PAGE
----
Harris County Clerk Stan Stanart held a press conference Thursday, October 6, 2016. The media alert explained:
HARRIS COUNTY CLERK DISCUSSES BALLOT SECURITY
Election Integrity and Recent Voter Fraud
Can one’s vote be hacked? How can we know our vote is secure? With so much in the news about Russia hacking election records in other states and concerns about one’s vote being accurately recorded, what is the story in Harris County? With as many as 1.4 million (1,400,000) voters anticipated to vote in the November 8 Election, how can we know that one person, one vote is the standard for Harris County Voters?
Currently, the most contentious issue in ballot access in Texas is the state’s recalcitrance in complying with the district court’s instructions to educate voters about the expanded list of documents citizens enrolled to vote can use to confirm their identification at the polls.
This press conference was not about how Harris County is complying (or not) with the court’s order. It was about how votes get counted, and whether that process is vulnerable to attacks from the outside.
As far as the equipment that is used for voting in Harris County goes, things seem relatively secure.
Relatively, because the gist of Stanart’s argument for why our machines are un-hackable—at least when it come to Russians—is that they are never hooked up to the internet and the equipment is so old it isn’t susceptible to current hackers’ attack tools.
I’m not sure ‘so old that it isn’t sophisticated enough to be hacked’ is entirely comforting. Stanart, however, seems comfortable with it, so that’s what Harris County voters get.
Stanart walked the audience through how votes move from the individual voting machines up the chain and eventually into multiple databases. By the time the files are on a system where the might be vulnerable to hacking via the internet, there are duplicate counts in other places that, in theory, would reveal any discrepancies if a concern were raised.
KUHF provides a more detailed description from the press conference of how the equipment functions.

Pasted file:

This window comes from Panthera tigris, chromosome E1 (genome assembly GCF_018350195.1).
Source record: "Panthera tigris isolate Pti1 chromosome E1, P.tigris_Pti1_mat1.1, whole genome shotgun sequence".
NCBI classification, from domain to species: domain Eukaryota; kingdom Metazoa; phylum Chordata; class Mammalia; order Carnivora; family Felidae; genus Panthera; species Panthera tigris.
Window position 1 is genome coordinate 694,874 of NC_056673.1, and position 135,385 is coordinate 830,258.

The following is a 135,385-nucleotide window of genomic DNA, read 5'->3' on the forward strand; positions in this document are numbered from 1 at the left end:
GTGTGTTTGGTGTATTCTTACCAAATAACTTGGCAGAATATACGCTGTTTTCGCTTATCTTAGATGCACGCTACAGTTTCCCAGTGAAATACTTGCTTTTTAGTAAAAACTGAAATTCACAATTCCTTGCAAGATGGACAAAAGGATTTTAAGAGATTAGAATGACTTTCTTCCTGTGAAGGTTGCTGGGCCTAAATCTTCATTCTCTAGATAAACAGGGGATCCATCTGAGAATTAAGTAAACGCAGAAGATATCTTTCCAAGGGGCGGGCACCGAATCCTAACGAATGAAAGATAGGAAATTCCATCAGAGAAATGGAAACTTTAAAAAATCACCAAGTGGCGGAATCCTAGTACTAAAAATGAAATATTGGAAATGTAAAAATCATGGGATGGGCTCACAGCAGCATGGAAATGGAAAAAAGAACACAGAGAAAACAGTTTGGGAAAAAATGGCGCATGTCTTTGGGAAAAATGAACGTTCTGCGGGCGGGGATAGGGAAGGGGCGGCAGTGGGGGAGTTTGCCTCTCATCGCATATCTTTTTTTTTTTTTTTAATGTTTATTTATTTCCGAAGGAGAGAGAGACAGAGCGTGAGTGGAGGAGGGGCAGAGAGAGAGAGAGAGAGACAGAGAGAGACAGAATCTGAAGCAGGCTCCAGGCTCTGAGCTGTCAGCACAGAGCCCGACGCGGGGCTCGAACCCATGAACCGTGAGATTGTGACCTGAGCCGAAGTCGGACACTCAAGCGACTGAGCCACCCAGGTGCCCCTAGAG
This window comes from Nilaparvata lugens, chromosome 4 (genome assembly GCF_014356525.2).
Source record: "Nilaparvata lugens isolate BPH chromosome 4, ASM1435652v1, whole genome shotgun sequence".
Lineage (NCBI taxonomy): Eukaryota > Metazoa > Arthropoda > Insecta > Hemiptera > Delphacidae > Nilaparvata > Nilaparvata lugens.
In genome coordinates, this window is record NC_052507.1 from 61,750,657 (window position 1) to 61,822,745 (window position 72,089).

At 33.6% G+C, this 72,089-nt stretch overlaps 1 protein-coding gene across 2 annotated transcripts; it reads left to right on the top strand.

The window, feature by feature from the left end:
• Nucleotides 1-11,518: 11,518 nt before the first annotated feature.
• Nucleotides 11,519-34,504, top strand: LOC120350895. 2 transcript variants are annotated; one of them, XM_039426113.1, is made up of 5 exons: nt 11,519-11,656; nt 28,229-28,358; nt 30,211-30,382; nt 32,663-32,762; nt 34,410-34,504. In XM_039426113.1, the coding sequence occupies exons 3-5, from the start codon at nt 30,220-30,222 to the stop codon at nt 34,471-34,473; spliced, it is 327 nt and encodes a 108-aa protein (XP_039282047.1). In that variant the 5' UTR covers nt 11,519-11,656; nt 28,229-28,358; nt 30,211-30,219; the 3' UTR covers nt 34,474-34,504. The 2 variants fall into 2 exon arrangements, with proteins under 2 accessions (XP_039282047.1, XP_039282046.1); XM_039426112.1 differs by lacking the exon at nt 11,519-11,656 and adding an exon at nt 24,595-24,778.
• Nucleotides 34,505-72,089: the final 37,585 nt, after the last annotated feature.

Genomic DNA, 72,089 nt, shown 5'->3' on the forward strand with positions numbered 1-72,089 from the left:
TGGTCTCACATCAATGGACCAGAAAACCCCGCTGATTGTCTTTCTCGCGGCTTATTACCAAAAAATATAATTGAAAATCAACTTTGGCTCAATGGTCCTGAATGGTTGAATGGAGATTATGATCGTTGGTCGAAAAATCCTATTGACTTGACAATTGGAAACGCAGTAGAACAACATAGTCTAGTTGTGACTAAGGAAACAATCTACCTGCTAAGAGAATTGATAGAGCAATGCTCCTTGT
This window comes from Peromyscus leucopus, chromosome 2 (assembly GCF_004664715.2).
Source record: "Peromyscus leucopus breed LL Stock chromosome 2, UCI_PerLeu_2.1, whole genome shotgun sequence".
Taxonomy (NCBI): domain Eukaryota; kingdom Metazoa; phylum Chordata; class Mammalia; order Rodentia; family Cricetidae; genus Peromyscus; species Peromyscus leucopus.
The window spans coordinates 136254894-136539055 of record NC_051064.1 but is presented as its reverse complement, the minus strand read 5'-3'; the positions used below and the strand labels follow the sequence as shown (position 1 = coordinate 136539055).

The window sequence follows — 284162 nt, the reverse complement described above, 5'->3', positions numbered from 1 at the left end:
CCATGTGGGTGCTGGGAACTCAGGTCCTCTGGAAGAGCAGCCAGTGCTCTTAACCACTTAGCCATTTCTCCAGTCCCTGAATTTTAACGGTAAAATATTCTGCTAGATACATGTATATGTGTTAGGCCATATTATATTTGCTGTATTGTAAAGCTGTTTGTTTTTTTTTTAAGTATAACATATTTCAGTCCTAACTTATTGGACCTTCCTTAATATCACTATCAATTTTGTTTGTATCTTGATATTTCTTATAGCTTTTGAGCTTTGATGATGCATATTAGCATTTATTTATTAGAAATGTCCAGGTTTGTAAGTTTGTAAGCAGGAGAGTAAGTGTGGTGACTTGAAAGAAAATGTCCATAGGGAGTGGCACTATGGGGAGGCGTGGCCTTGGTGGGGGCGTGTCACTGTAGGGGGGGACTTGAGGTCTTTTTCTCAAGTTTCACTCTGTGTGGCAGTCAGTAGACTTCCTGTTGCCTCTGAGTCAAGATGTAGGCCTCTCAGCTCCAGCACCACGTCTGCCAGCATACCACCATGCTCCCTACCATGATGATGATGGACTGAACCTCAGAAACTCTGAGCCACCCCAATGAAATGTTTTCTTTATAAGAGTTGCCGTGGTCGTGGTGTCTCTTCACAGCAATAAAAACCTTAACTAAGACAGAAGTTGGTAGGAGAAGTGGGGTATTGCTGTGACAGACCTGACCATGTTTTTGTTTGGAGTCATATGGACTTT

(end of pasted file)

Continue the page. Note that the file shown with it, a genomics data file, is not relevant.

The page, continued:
The hardware may not be hackable from the outside, but what if the call is coming from inside the house?
Repeatedly, Stanart stressed that the system’s greatest strength is the number of human eyes on the process. He did not say nearly as much about how those humans are checked and balanced.
How easily could someone on the county staff undermine ballot security?
That’s what seems to have happened in the obliquely-referenced “recent voter fraud.” There was, however, surprisingly little information provided given the headline billing it got in the release.
The first court date is still to come, and between what Stanart said and what can be found in the record, we know little more than the name of one of the two people, that they were indicted for illegal voting, and the fact that they were working for the county to administer the election, most probably as temporary help hired just for that purpose.
It seems premature to speculate about the details of what happened or why it has gotten so little attention.
It seems reasonable to wonder, however, why Stanart showed such restraint.
Time will tell.
For now, as you are keeping your eyes on the security of the machines, perhaps we should make sure a few additional eyes are on the humans that work those machines.